Plein Air

It was time for the annual plein air art demos at the fancy hotel across town that is sponsored by the gallery at the hotel. I am nothing if not a lemming, so there I was yet again. I drove up to the entrance and the valet parked my car, because at a place like this I am certainly not going to do this myself and walk. Then I popped through the hotel, up to the lake where most of the artists were hanging out amidst the tourists.

What was interesting to note was that although this is very picturesque, nobody was painting what they saw, they were all using reference material. (Probably because they want paintings that sell, in their respective styles).

One lady had a photo of a peacock which she was painting on a plain wooden panel, and the other was using her phone to paint a lovely sunset from somewhere.

No waterfalls here, but if he went up the mountain he could see a real one (although he would have to pay an admission fee to the hotel).

It wasn’t all painters, there were also persons working in clay making models for bronze castings. It was a very hot day, and the clay was starting to get quite soft, but The persistence of memory sort of thing is not what they are aiming for.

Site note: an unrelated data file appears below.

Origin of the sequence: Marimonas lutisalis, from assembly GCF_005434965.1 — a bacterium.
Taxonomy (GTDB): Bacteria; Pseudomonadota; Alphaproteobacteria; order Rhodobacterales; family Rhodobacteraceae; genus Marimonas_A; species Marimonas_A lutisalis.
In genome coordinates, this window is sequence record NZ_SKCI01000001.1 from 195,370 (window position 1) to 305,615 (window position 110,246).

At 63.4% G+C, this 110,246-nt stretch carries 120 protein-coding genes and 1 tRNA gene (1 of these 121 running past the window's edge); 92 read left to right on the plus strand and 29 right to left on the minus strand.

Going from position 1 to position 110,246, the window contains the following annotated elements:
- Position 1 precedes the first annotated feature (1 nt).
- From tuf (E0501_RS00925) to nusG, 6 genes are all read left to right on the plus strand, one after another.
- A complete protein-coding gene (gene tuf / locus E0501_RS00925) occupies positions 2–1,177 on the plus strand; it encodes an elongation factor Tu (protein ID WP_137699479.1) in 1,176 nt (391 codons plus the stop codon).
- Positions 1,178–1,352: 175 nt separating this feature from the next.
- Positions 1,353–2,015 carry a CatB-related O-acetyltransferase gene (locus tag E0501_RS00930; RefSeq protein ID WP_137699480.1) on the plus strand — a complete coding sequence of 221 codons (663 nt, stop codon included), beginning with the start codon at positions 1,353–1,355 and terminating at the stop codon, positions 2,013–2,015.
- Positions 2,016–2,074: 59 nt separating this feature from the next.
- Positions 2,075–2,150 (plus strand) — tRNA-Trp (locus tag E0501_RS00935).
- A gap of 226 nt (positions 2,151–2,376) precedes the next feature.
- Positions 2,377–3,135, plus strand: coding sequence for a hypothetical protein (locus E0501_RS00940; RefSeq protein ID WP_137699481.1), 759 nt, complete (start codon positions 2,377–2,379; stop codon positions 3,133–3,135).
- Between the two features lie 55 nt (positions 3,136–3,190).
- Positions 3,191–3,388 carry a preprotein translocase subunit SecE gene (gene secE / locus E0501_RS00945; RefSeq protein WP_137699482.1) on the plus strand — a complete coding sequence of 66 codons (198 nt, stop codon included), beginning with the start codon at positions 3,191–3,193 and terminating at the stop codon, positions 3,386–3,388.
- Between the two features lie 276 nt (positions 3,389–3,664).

This was one of the people working in metal, so he was just talking about it. He makes a visual representation of a topographic map by cutting out and arranging layers of stainless steel. Why? Because his dad owned a construction materials firm and he learned to weld at an early age (also people pay big money for his art).

This artist was not just wearing the hat for shade, he wanted to indicate that he was a real cowboy. He said that he used to be a professional bull rider (which involves sitting, quite briefly, on the back of an angry bull that has a tight cinch around his testicles). Painting is a much less physical activity, and you get a win every time you sell a painting. He was painting a swan, and noticed that there was only a single swan in the lake, so I told him that the other one had been killed in a summer hailstorm.

I did pop in to the gallery afterwards, and I saw some tourists pick out and buy $$$$ a couple of paintings for their home. It’s nice work if you can get it, so hurrah for anyone making a living at art.

One thought on “Plein Air”

  1. Everything looks so green and beautiful.

    I like the idea of a topographical map in metal.

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